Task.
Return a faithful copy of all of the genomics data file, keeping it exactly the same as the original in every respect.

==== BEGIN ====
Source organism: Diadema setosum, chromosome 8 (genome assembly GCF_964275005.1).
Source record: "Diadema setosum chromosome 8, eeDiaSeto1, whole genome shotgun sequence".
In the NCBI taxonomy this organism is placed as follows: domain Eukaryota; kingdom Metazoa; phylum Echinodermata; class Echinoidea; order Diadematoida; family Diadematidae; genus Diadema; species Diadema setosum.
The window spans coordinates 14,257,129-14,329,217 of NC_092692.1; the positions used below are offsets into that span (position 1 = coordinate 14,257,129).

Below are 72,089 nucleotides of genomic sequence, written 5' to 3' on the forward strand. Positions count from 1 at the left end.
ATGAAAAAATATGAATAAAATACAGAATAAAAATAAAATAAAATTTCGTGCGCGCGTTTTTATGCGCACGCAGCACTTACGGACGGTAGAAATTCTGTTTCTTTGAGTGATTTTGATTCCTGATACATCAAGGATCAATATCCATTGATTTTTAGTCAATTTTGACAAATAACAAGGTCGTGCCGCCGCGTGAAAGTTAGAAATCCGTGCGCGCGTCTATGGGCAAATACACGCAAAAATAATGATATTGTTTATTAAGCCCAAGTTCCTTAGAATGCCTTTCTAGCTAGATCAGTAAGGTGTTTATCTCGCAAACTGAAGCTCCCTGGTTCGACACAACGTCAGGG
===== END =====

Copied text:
Source organism: Diadema setosum, chromosome 8 (genome assembly GCF_964275005.1).
Source record: "Diadema setosum chromosome 8, eeDiaSeto1, whole genome shotgun sequence".
In the NCBI taxonomy this organism is placed as follows: domain Eukaryota; kingdom Metazoa; phylum Echinodermata; class Echinoidea; order Diadematoida; family Diadematidae; genus Diadema; species Diadema setosum.
The window spans coordinates 14,257,129-14,329,217 of NC_092692.1; the positions used below are offsets into that span (position 1 = coordinate 14,257,129).

Below are 72,089 nucleotides of genomic sequence, written 5' to 3' on the forward strand. Positions count from 1 at the left end.
ATGAAAAAATATGAATAAAATACAGAATAAAAATAAAATAAAATTTCGTGCGCGCGTTTTTATGCGCACGCAGCACTTACGGACGGTAGAAATTCTGTTTCTTTGAGTGATTTTGATTCCTGATACATCAAGGATCAATATCCATTGATTTTTAGTCAATTTTGACAAATAACAAGGTCGTGCCGCCGCGTGAAAGTTAGAAATCCGTGCGCGCGTCTATGGGCAAATACACGCAAAAATAATGATATTGTTTATTAAGCCCAAGTTCCTTAGAATGCCTTTCTAGCTAGATCAGTAAGGTGTTTATCTCGCAAACTGAAGCTCCCTGGTTCGACACAACGTCAGGG